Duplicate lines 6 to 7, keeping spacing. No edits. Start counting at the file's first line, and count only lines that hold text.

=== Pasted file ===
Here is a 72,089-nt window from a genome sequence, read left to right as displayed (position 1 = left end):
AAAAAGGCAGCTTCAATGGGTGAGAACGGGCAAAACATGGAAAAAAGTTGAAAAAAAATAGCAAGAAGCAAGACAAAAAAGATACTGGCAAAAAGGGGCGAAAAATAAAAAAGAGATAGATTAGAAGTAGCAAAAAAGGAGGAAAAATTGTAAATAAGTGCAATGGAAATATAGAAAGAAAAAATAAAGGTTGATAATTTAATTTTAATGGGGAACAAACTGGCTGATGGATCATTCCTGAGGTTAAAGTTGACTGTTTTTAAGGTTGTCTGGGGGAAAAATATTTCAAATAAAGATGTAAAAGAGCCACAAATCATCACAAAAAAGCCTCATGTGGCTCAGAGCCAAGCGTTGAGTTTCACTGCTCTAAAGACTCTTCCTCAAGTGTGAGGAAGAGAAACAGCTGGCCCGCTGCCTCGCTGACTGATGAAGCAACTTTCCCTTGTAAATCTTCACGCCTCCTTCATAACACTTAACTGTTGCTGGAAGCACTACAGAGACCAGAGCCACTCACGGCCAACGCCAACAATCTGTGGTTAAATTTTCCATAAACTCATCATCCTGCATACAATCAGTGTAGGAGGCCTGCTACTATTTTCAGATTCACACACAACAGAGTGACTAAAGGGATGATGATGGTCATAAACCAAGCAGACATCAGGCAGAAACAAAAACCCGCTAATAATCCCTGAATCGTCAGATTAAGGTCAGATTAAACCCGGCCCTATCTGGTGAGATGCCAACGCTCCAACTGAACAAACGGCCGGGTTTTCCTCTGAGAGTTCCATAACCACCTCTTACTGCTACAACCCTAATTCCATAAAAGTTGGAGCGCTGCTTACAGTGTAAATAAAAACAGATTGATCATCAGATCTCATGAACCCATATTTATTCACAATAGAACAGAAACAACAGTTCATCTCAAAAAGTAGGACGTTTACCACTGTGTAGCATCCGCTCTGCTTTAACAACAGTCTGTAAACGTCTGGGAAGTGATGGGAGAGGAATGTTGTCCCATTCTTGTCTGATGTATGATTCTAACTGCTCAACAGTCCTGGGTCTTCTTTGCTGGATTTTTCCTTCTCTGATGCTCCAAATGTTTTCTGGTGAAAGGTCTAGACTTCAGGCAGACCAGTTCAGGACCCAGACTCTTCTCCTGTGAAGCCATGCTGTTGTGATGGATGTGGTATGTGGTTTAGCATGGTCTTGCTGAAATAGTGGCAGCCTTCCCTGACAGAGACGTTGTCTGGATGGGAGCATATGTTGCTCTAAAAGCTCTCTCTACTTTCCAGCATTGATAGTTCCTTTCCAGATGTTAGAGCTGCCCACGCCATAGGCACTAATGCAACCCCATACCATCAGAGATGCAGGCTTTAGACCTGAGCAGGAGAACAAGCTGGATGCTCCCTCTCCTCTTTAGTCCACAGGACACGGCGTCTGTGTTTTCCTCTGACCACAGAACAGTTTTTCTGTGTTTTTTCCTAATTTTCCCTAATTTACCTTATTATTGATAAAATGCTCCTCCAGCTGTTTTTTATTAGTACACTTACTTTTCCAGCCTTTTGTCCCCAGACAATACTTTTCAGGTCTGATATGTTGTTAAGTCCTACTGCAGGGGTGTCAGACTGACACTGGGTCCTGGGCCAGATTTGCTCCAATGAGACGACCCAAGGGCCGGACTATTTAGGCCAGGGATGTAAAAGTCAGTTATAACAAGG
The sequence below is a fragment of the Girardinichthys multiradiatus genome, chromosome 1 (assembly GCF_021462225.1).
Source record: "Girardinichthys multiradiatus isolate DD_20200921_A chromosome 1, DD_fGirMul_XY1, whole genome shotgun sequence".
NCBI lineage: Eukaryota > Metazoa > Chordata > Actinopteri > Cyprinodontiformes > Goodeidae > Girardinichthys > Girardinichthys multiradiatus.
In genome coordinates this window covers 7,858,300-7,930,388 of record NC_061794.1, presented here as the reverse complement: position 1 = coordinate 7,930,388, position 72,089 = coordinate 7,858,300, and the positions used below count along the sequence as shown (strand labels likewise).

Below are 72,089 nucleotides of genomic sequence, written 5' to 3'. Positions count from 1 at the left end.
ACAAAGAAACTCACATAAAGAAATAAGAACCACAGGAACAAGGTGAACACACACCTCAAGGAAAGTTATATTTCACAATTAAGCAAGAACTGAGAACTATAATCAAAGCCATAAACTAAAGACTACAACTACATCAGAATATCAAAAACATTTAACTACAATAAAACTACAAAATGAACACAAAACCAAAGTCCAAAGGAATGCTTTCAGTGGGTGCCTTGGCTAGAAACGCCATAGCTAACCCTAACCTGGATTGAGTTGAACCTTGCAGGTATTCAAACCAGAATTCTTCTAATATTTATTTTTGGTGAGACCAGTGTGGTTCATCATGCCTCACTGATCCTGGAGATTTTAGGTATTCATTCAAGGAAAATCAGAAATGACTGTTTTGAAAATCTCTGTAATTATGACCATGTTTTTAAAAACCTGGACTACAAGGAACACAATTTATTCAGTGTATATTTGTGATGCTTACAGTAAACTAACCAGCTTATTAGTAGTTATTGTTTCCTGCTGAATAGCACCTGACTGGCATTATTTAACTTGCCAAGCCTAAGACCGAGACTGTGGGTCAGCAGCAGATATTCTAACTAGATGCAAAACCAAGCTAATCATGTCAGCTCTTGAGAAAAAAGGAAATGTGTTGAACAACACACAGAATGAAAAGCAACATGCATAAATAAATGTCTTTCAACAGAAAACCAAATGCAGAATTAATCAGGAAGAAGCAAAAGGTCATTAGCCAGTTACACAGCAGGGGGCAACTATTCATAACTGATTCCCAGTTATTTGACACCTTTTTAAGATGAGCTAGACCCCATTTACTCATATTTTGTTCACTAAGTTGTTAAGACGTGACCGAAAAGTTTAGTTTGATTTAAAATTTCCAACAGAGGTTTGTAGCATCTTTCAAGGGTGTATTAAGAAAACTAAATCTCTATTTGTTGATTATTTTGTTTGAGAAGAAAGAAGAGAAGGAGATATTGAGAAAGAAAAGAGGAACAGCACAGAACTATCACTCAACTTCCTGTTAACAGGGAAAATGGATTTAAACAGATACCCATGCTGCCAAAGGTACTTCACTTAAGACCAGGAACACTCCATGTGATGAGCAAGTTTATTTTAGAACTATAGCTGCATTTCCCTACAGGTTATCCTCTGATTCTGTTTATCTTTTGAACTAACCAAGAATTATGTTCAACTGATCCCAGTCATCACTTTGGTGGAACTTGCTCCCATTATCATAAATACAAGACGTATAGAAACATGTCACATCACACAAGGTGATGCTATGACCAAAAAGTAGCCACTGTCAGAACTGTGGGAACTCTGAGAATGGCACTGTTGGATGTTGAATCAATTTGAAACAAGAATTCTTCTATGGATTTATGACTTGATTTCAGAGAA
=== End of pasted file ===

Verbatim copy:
In genome coordinates this window covers 7,858,300-7,930,388 of record NC_061794.1, presented here as the reverse complement: position 1 = coordinate 7,930,388, position 72,089 = coordinate 7,858,300, and the positions used below count along the sequence as shown (strand labels likewise).

Below are 72,089 nucleotides of genomic sequence, written 5' to 3'. Positions count from 1 at the left end.